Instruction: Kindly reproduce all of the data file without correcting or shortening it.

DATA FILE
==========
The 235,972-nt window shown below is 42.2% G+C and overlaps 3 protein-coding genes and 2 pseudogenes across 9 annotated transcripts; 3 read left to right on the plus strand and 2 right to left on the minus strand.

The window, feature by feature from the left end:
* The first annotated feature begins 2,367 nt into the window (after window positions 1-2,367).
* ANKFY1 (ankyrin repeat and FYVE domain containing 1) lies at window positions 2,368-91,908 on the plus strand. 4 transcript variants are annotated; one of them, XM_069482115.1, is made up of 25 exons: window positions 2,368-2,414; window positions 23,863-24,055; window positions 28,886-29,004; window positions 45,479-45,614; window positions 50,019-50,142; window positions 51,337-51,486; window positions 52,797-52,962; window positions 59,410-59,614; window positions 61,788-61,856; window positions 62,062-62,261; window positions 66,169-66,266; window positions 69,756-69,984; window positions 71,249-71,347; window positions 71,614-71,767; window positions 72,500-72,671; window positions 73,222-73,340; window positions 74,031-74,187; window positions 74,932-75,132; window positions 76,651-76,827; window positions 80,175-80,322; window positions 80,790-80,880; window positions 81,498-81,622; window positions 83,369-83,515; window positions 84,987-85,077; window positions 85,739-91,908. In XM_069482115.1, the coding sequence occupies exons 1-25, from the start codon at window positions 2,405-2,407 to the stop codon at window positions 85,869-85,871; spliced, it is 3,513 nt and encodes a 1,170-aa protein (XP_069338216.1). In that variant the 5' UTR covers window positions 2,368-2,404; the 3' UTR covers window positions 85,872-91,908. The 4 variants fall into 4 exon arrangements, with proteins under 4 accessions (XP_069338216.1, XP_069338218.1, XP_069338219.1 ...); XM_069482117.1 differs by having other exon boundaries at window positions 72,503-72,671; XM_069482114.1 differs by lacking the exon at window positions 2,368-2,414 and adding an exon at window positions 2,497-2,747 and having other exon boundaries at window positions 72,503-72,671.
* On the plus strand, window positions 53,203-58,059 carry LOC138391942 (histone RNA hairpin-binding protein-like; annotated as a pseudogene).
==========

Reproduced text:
The 235,972-nt window shown below is 42.2% G+C and overlaps 3 protein-coding genes and 2 pseudogenes across 9 annotated transcripts; 3 read left to right on the plus strand and 2 right to left on the minus strand.

The window, feature by feature from the left end:
* The first annotated feature begins 2,367 nt into the window (after window positions 1-2,367).
* ANKFY1 (ankyrin repeat and FYVE domain containing 1) lies at window positions 2,368-91,908 on the plus strand. 4 transcript variants are annotated; one of them, XM_069482115.1, is made up of 25 exons: window positions 2,368-2,414; window positions 23,863-24,055; window positions 28,886-29,004; window positions 45,479-45,614; window positions 50,019-50,142; window positions 51,337-51,486; window positions 52,797-52,962; window positions 59,410-59,614; window positions 61,788-61,856; window positions 62,062-62,261; window positions 66,169-66,266; window positions 69,756-69,984; window positions 71,249-71,347; window positions 71,614-71,767; window positions 72,500-72,671; window positions 73,222-73,340; window positions 74,031-74,187; window positions 74,932-75,132; window positions 76,651-76,827; window positions 80,175-80,322; window positions 80,790-80,880; window positions 81,498-81,622; window positions 83,369-83,515; window positions 84,987-85,077; window positions 85,739-91,908. In XM_069482115.1, the coding sequence occupies exons 1-25, from the start codon at window positions 2,405-2,407 to the stop codon at window positions 85,869-85,871; spliced, it is 3,513 nt and encodes a 1,170-aa protein (XP_069338216.1). In that variant the 5' UTR covers window positions 2,368-2,404; the 3' UTR covers window positions 85,872-91,908. The 4 variants fall into 4 exon arrangements, with proteins under 4 accessions (XP_069338216.1, XP_069338218.1, XP_069338219.1 ...); XM_069482117.1 differs by having other exon boundaries at window positions 72,503-72,671; XM_069482114.1 differs by lacking the exon at window positions 2,368-2,414 and adding an exon at window positions 2,497-2,747 and having other exon boundaries at window positions 72,503-72,671.
* On the plus strand, window positions 53,203-58,059 carry LOC138391942 (histone RNA hairpin-binding protein-like; annotated as a pseudogene).